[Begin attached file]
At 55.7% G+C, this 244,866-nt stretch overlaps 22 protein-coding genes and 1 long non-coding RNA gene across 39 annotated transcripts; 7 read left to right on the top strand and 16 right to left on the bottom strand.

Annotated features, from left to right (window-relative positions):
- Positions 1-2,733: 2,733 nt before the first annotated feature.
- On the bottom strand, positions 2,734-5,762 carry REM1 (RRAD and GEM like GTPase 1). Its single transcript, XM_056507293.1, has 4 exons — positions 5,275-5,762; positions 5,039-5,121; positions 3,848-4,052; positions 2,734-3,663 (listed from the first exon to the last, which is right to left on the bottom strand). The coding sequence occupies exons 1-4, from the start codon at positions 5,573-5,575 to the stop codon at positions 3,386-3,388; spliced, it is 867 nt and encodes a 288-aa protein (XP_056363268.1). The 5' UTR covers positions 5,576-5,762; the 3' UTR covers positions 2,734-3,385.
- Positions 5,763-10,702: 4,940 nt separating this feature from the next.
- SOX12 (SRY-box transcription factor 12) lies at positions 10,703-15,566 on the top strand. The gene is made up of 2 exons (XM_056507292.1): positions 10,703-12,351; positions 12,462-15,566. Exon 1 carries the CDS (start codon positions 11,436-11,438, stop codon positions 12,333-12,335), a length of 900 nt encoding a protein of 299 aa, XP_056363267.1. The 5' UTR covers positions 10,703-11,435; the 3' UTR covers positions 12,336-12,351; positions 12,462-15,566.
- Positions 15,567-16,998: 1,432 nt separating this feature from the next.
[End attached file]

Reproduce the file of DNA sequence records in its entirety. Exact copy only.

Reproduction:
At 55.7% G+C, this 244,866-nt stretch overlaps 22 protein-coding genes and 1 long non-coding RNA gene across 39 annotated transcripts; 7 read left to right on the top strand and 16 right to left on the bottom strand.

Annotated features, from left to right (window-relative positions):
- Positions 1-2,733: 2,733 nt before the first annotated feature.
- On the bottom strand, positions 2,734-5,762 carry REM1 (RRAD and GEM like GTPase 1). Its single transcript, XM_056507293.1, has 4 exons — positions 5,275-5,762; positions 5,039-5,121; positions 3,848-4,052; positions 2,734-3,663 (listed from the first exon to the last, which is right to left on the bottom strand). The coding sequence occupies exons 1-4, from the start codon at positions 5,573-5,575 to the stop codon at positions 3,386-3,388; spliced, it is 867 nt and encodes a 288-aa protein (XP_056363268.1). The 5' UTR covers positions 5,576-5,762; the 3' UTR covers positions 2,734-3,385.
- Positions 5,763-10,702: 4,940 nt separating this feature from the next.
- SOX12 (SRY-box transcription factor 12) lies at positions 10,703-15,566 on the top strand. The gene is made up of 2 exons (XM_056507292.1): positions 10,703-12,351; positions 12,462-15,566. Exon 1 carries the CDS (start codon positions 11,436-11,438, stop codon positions 12,333-12,335), a length of 900 nt encoding a protein of 299 aa, XP_056363267.1. The 5' UTR covers positions 10,703-11,435; the 3' UTR covers positions 12,336-12,351; positions 12,462-15,566.
- Positions 15,567-16,998: 1,432 nt separating this feature from the next.